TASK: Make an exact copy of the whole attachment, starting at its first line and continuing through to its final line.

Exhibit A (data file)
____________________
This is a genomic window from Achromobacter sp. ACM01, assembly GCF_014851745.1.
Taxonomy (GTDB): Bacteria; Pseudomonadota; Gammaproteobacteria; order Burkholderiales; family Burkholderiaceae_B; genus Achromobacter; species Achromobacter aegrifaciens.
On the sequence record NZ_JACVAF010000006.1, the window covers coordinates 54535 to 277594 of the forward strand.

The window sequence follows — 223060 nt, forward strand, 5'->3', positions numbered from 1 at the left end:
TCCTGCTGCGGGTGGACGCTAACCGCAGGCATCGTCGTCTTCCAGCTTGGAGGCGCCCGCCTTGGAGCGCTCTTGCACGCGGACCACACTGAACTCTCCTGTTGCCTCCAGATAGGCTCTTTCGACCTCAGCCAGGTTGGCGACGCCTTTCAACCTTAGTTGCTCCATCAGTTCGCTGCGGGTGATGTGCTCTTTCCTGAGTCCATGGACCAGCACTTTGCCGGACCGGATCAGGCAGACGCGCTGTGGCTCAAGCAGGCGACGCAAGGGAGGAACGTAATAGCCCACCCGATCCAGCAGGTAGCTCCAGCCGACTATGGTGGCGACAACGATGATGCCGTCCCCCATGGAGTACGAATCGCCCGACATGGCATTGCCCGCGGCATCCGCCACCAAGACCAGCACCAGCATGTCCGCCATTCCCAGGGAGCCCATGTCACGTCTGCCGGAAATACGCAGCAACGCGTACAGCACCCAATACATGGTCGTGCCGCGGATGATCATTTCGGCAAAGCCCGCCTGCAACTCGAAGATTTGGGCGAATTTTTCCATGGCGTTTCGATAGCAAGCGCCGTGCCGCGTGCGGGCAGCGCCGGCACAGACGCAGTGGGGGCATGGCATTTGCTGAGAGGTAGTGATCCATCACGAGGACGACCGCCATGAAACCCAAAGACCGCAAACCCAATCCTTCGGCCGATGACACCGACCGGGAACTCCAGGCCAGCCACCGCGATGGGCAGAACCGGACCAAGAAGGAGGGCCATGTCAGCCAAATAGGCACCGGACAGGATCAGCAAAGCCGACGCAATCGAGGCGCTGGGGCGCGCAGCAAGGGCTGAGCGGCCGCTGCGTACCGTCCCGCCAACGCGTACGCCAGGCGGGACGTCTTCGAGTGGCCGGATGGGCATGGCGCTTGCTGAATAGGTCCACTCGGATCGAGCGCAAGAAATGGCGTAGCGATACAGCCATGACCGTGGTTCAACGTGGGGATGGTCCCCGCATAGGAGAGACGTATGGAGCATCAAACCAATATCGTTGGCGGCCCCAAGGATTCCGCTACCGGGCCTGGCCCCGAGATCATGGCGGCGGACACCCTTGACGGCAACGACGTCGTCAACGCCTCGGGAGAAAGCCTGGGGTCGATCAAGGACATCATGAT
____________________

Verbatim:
This is a genomic window from Achromobacter sp. ACM01, assembly GCF_014851745.1.
Taxonomy (GTDB): Bacteria; Pseudomonadota; Gammaproteobacteria; order Burkholderiales; family Burkholderiaceae_B; genus Achromobacter; species Achromobacter aegrifaciens.
On the sequence record NZ_JACVAF010000006.1, the window covers coordinates 54535 to 277594 of the forward strand.

The window sequence follows — 223060 nt, forward strand, 5'->3', positions numbered from 1 at the left end:
TCCTGCTGCGGGTGGACGCTAACCGCAGGCATCGTCGTCTTCCAGCTTGGAGGCGCCCGCCTTGGAGCGCTCTTGCACGCGGACCACACTGAACTCTCCTGTTGCCTCCAGATAGGCTCTTTCGACCTCAGCCAGGTTGGCGACGCCTTTCAACCTTAGTTGCTCCATCAGTTCGCTGCGGGTGATGTGCTCTTTCCTGAGTCCATGGACCAGCACTTTGCCGGACCGGATCAGGCAGACGCGCTGTGGCTCAAGCAGGCGACGCAAGGGAGGAACGTAATAGCCCACCCGATCCAGCAGGTAGCTCCAGCCGACTATGGTGGCGACAACGATGATGCCGTCCCCCATGGAGTACGAATCGCCCGACATGGCATTGCCCGCGGCATCCGCCACCAAGACCAGCACCAGCATGTCCGCCATTCCCAGGGAGCCCATGTCACGTCTGCCGGAAATACGCAGCAACGCGTACAGCACCCAATACATGGTCGTGCCGCGGATGATCATTTCGGCAAAGCCCGCCTGCAACTCGAAGATTTGGGCGAATTTTTCCATGGCGTTTCGATAGCAAGCGCCGTGCCGCGTGCGGGCAGCGCCGGCACAGACGCAGTGGGGGCATGGCATTTGCTGAGAGGTAGTGATCCATCACGAGGACGACCGCCATGAAACCCAAAGACCGCAAACCCAATCCTTCGGCCGATGACACCGACCGGGAACTCCAGGCCAGCCACCGCGATGGGCAGAACCGGACCAAGAAGGAGGGCCATGTCAGCCAAATAGGCACCGGACAGGATCAGCAAAGCCGACGCAATCGAGGCGCTGGGGCGCGCAGCAAGGGCTGAGCGGCCGCTGCGTACCGTCCCGCCAACGCGTACGCCAGGCGGGACGTCTTCGAGTGGCCGGATGGGCATGGCGCTTGCTGAATAGGTCCACTCGGATCGAGCGCAAGAAATGGCGTAGCGATACAGCCATGACCGTGGTTCAACGTGGGGATGGTCCCCGCATAGGAGAGACGTATGGAGCATCAAACCAATATCGTTGGCGGCCCCAAGGATTCCGCTACCGGGCCTGGCCCCGAGATCATGGCGGCGGACACCCTTGACGGCAACGACGTCGTCAACGCCTCGGGAGAAAGCCTGGGGTCGATCAAGGACATCATGAT